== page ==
Land Securities today fuelled speculation of a potential break-up of the group after confirming it was conducting a review of the business.

The UK’s biggest property firm said it was looking at "alternative options" for the group’s structure after earlier reports that it was considering a break-up to revive its flagging share price.

Shares in the real estate sector, including Land Securities, have taken a hit in recent months amid increasing fears of a slowdown in the commercial property market.

Reports suggest that it may separate the business into three parts - retail, London offices and its property management and outsourcing business Trillium.

Chief executive Francis Salway said: "It became evident to us in the run up to and following REIT (real estate investment trust) conversion that we should test our current business structure against alternative options to ensure that we have the optimal structure for creating long term shareholder value."

Land Securities, which converted to a tax-efficient REIT at the start of the year, has seen its shares slide from highs of 2340p in January to 1827p yesterday.

Shares across the sector soared at the end of last year as investment property firms prepared to adopt the newly-introduced REIT status, but concerns over the future of the property market have seen investors turn their backs on the stocks.

Fellow REIT Hammerson yesterday added to the doubts as it warned that it had seen a slowdown in investment activity in the commercial property sector in the three months to the end of June, while challenging conditions for retailers added to pressure in the retail property sector.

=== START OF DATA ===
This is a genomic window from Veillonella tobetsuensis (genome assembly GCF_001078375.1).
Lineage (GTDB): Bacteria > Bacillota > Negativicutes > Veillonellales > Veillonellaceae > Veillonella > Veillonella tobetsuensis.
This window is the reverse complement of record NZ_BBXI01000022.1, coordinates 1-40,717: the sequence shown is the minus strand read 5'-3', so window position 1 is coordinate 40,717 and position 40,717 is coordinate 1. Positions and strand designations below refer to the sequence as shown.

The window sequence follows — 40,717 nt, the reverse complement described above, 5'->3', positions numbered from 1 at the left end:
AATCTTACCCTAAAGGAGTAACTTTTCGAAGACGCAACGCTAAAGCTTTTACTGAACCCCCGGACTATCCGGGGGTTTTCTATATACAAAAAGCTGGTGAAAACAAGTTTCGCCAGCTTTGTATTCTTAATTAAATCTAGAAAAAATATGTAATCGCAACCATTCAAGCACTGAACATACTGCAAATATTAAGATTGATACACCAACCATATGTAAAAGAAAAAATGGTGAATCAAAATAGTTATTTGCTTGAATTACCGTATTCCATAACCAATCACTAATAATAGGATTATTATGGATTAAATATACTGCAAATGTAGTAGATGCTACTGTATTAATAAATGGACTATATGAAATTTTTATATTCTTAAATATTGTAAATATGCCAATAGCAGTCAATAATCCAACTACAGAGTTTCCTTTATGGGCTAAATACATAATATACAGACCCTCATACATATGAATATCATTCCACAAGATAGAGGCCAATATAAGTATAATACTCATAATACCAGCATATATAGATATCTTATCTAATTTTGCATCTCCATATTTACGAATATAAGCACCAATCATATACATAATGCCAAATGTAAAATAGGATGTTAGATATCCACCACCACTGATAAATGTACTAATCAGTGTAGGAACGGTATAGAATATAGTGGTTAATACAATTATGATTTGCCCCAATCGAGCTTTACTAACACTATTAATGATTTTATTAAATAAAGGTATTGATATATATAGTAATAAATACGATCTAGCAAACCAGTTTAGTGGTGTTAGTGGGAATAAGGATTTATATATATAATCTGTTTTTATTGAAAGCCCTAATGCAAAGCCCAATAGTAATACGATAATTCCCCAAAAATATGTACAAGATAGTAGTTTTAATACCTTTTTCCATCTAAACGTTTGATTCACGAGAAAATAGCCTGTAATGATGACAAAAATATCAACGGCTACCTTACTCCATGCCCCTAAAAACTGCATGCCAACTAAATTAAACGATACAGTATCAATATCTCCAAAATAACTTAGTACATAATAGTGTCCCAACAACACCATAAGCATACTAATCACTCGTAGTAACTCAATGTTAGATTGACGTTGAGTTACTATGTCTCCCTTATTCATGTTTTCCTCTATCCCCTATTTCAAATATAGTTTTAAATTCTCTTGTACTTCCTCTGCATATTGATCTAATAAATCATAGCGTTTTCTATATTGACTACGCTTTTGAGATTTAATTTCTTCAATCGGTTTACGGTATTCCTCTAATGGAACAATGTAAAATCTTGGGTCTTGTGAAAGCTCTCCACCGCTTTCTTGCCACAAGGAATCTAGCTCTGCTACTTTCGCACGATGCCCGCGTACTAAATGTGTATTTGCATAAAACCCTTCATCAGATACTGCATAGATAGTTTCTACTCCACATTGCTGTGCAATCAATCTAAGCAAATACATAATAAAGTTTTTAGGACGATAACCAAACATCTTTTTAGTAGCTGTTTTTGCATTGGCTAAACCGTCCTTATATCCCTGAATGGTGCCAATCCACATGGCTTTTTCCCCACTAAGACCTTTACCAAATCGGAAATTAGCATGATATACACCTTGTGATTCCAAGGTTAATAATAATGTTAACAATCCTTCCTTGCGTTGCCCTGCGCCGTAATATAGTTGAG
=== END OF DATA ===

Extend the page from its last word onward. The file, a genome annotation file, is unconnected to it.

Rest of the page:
It also said that it could see a slowdown in demand for office buildings in central London if the current market turmoil continued.

Land Securities property portfolio was valued at #14.8 billion at the end of March and specialises in retail property and London offices, including the St David’s Centre in Cardiff and the White Rose Centre in Leeds.

Trillium, the group’s outsourcing and management arm, accounts for around 5% of the firm’s total profits.

It buys property portfolios and then leases them back to the former owner, charging fees for managing the properties.

Land Securities is also the firm behind the plans for the contentious "Walkie Talkie" tower, which became the subject of a public inquiry last November amid concerns that its would damage the London skyline.

The building got the go-ahead in July, but now faces uncertainties following the more subdued outlook for the London office market.